In my own experience, the New York Times, both daily and Sunday, published phenomenal reviews of my first novel. Christopher Lehman-Haupt, then the taste setter not just for New York Times readers but for book reviewers and regular readers across the country, published a review of The Socratic Method on Thanksgiving Day, 1986. That was another thrill, followed a few months later when Scott Turow, author of Presumed Innocentand many novels since, gave the book another glowing review in the Sunday New York Times Book Review.
More accolades came in the New Yorker, People magazine, the Washington Post, the Chicago Tribune, and other newspapers and magazines across the country. It was an experience that I suppose can only be compared to crack-cocaine, not that I’ve tried it. But in terms of a sense of head rush and addictive euphoria—it was an unmatchable thing. I am incredibly fortunate to have come of age as a writer when such events took place.
Today, Craigslist has killed the newspaper, by removing all classified ad revenue which once made newspapers profitable. As a result, book reviews and book review sections have all but disappeared from most newspapers, or have slimmed down to the point of unrecognizability. The major publishers no longer spend a lot of money on ad dollars, because they have come to the conclusion that ads don’t work. Of course, they sold books with ads for a long time, but the world has changed. As a result, a first-time novelist is bereft of many of the joys of publishing that older authors were fortunate enough to experience. Seeing your book on a bookshelf. Getting reviews in major newspapers and magazines. Book signings. (It’s tough to sign an e-book.) And the pure, outrageous joy of holding your own book.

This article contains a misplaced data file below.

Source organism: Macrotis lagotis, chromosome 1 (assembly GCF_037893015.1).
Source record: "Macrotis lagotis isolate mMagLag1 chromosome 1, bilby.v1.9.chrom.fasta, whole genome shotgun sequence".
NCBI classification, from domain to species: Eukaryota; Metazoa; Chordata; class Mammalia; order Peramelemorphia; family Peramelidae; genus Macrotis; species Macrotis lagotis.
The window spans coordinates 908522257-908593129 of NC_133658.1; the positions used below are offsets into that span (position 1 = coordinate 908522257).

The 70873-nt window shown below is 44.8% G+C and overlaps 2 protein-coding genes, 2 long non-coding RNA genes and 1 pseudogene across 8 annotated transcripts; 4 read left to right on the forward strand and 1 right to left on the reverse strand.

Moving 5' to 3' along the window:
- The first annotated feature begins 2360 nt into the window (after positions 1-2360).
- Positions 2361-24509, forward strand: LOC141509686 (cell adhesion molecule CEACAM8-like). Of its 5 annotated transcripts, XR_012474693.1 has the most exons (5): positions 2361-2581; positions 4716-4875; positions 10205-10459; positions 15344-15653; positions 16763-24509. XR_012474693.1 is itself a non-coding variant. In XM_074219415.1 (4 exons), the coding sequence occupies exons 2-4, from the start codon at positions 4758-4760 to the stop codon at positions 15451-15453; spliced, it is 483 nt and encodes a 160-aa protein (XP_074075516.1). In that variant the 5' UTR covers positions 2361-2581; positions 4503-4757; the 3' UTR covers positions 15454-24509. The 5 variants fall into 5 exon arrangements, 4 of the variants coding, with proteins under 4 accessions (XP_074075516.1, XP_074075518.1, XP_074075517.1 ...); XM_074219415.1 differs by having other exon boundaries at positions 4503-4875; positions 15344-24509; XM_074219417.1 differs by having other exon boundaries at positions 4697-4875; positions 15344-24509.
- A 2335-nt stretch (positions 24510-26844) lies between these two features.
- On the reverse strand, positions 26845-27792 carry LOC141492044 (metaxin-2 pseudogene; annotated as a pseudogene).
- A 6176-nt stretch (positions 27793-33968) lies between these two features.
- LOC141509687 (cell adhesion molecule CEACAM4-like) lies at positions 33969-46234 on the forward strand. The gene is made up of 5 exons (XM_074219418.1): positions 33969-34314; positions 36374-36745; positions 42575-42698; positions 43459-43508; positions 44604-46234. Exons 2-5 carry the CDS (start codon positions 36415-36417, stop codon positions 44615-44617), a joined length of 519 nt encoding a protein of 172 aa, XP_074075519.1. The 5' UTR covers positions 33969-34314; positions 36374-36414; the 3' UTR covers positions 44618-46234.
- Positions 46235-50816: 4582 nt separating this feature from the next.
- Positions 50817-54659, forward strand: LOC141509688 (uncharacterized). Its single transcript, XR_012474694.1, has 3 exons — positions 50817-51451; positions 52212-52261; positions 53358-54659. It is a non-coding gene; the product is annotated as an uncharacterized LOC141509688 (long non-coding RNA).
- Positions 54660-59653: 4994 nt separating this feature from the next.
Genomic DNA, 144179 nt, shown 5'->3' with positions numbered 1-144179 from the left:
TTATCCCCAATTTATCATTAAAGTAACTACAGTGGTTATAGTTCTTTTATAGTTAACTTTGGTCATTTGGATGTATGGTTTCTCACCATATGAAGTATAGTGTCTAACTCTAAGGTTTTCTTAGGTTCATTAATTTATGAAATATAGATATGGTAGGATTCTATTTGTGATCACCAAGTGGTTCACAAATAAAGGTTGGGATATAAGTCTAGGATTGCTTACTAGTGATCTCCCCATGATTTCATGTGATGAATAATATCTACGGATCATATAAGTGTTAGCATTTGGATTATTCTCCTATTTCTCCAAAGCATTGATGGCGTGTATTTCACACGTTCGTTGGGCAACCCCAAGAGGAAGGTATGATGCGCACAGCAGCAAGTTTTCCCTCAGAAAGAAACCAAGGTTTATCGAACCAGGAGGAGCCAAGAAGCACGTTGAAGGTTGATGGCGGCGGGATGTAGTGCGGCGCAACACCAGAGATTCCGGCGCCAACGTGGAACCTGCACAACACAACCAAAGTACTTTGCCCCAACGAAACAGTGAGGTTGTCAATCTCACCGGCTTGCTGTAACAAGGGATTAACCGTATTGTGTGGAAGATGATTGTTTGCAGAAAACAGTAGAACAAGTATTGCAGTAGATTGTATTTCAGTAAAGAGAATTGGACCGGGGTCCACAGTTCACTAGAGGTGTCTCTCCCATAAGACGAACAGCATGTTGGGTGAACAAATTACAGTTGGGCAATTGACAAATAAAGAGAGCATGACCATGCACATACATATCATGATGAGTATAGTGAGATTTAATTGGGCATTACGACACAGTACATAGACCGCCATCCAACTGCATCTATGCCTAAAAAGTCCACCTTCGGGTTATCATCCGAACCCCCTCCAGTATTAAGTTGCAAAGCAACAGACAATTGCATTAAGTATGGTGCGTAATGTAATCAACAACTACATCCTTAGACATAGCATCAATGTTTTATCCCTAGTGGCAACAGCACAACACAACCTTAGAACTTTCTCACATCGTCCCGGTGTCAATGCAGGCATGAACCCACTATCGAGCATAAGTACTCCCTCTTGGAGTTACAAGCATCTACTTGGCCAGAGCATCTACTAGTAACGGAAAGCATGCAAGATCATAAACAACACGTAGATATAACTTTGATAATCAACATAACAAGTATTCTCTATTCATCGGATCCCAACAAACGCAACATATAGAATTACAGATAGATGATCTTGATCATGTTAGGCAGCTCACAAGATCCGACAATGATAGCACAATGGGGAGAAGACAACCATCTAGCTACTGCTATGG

Today, many new novelists recognize that the only way to gain traction as an author is to self-publish their novel, on Smashwords or Lulu or some other Internet site, perhaps selling it for as little as $1.99. In so doing, they can build a large enough following to attract the attention of a New York publisher, who will then want to pay a reasonable advance for the right to continue publishing them. But of course, a New York publisher is going to do no more marketing for a third-time novelist, no matter how successful, than for a first-time novelist. On top of that, you keep most of the money if you self–publish on a site like Smashwords or Lulu. If you publish with New York, you will run into their battery of sharp-penciled accountants who will make sure that you don’t see another dime after the advance.
So you’re probably asking the same question those novelists are: What do I need New York for? The sad answer is that novelists no longer need New York, because New York publishers have given up on them. It was never easy to sell fiction. But it’s immeasurably harder to sell something that is never published. Disseminating an e-book? Fantastic. It’s the wave of the future. In fact, it’s the wave of the present. But don’t tell me it’s the same thing as holding your own book, seeing it reviewed, visiting bookstores, doing signings, and all the other trappings of authordom.
Suddenly the past seems like a very long time ago.